Care staff looking after some of Dundee’s most vulnerable residents have been told they will not be forced to work “horror show” shift patterns which would have slashed wages by up to £4,500.
Dundee City Council and the Dundee Health and Social Care Partnership have written to home care staff advising of “significant progress” in a review of home care services.
Staff voted last month to reject plans which would mean workers on single-shift options would have their working hours reduced to 23, 14 or 12 per week, leaving those who want to avoid split shifts facing significant wage cuts.
The letter to workers, from chief officer David Lynch, confirms new shifts brought in “due to developments in the service” will now allow employees to remain on their existing work patterns.
They will not be asked to move to a split-shift system unless they have requested this change themselves.
However, GMB Scotland organiser Helen Meldrum said members still had no guarantees they will not be forced to “change hours of work or accept a huge pay cut”.
She confirmed the union will carry on with plans for a ballot on industrial action until leaders have secured an urgent meeting with council bosses and been presented with full details of the new shift plans.
She said: “As things stand, there is still no clarity around the hours of work for our members or the huge pay cuts which were part of the proposals to slash the terms and conditions of our members.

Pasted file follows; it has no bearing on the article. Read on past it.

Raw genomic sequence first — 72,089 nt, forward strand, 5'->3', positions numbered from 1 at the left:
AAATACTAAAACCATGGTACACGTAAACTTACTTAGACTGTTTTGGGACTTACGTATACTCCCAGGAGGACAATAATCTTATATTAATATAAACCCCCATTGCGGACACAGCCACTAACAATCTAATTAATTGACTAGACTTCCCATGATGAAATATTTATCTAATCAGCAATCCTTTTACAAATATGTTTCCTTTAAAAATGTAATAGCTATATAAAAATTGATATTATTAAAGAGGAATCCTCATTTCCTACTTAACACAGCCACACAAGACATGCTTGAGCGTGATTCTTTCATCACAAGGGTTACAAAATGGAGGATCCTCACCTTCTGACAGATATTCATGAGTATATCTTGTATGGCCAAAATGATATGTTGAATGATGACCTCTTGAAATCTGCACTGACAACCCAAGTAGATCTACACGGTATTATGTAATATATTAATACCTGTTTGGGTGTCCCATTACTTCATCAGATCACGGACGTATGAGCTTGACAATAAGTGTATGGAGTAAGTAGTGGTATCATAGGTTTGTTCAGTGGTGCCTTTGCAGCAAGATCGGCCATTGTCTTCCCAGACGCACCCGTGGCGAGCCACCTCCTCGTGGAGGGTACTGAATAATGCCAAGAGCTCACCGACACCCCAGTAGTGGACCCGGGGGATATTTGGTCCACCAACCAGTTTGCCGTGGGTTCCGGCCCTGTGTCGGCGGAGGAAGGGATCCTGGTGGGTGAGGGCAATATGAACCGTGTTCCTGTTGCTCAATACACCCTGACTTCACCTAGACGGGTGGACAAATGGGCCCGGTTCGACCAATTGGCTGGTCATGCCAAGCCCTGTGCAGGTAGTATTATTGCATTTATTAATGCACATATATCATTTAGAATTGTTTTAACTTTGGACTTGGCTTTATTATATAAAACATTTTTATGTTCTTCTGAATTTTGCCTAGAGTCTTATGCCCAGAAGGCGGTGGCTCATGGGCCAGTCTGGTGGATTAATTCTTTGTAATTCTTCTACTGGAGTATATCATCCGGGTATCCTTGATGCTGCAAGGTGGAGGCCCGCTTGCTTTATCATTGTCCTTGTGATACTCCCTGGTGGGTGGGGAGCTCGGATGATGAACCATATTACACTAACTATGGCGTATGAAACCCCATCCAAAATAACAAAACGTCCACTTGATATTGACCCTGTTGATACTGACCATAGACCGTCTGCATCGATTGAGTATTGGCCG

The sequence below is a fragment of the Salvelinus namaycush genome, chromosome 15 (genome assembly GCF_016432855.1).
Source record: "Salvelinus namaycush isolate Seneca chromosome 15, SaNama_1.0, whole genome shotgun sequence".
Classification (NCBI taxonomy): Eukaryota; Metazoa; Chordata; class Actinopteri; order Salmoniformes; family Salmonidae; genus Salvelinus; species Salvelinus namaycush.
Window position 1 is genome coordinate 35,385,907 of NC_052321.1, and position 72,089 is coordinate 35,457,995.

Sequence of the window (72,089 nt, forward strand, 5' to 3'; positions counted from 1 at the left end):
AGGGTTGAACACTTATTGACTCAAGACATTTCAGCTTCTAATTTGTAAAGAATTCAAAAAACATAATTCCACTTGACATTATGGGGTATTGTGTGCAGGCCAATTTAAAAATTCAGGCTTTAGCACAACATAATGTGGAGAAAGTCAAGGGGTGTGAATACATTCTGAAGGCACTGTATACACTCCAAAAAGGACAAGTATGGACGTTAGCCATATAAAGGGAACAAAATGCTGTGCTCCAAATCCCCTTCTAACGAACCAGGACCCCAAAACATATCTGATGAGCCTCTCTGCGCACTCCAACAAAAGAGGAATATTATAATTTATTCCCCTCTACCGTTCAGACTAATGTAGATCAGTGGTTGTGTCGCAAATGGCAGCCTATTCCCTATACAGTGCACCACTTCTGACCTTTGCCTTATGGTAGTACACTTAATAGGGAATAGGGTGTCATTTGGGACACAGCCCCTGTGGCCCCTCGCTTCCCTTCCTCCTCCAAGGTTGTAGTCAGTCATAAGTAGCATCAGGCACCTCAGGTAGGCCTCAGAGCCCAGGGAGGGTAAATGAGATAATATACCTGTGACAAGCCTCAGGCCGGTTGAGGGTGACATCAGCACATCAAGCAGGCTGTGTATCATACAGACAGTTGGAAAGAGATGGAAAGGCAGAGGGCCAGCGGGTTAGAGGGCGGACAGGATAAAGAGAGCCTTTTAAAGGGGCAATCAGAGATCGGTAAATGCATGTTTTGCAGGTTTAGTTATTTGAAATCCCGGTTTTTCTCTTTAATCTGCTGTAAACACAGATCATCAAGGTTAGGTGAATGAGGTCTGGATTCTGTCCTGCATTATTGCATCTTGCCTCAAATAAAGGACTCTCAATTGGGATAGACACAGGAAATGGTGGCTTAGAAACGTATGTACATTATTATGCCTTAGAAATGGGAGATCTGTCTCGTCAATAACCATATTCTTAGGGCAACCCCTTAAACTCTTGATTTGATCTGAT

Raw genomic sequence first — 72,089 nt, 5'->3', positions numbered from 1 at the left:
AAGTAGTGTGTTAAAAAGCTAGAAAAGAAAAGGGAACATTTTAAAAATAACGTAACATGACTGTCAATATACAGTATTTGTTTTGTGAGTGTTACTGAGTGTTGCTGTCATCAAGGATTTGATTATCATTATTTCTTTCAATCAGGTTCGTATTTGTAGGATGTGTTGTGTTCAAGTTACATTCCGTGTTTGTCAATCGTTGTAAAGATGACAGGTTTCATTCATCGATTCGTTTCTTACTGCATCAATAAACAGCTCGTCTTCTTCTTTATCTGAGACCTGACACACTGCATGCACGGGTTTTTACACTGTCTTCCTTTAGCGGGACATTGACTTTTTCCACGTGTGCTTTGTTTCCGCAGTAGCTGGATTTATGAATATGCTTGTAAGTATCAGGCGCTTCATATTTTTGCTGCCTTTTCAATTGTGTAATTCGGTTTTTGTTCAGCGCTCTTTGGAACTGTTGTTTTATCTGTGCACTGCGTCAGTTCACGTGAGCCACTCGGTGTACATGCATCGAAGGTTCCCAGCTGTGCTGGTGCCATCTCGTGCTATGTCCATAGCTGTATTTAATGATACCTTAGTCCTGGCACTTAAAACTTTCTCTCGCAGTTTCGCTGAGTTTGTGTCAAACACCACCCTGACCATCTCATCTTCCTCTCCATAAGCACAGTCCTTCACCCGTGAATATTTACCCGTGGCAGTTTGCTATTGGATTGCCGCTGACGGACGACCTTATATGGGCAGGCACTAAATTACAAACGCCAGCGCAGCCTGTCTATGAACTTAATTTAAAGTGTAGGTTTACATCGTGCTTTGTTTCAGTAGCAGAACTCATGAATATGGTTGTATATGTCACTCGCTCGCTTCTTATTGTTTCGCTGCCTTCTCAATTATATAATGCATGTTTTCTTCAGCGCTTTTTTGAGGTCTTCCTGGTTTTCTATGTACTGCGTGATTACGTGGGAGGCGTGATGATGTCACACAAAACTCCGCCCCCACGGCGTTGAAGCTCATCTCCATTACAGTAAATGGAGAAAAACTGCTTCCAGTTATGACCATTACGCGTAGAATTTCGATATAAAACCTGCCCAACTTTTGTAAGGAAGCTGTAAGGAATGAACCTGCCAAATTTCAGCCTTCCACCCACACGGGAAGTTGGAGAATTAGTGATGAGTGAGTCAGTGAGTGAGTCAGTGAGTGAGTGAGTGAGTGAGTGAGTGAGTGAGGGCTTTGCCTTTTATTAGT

“There is no mistaking this action comes as a result of our formal notice to ballot, which was submitted on Friday. I understand Unison has put theirs in this morning.
“We have always sought a positive outcome on this but nothing changes until we get clarity on the details.”
A spokesman for Dundee Health and Social Care Partnership said a review of services had looked to strike a balance between the expectations of the workforce and the needs of service users, now and in the future.
He said: “There has been progress on the remodelling of pathways to support people being discharged from hospital, along with remodelling around primary care and community services, and the development of integrated roles.
“Feedback from our workforce has been carefully considered and we have assessed the impact that people joining and leaving the service over the last year has had on delivery models.
“This all means that we can work with a range of shift patterns as we move towards future models of delivery.”
The spokesman said it is hoped the announcement will end “a period of uncertainty” and pledged work will continue to engage with employees and trade union representatives going forward.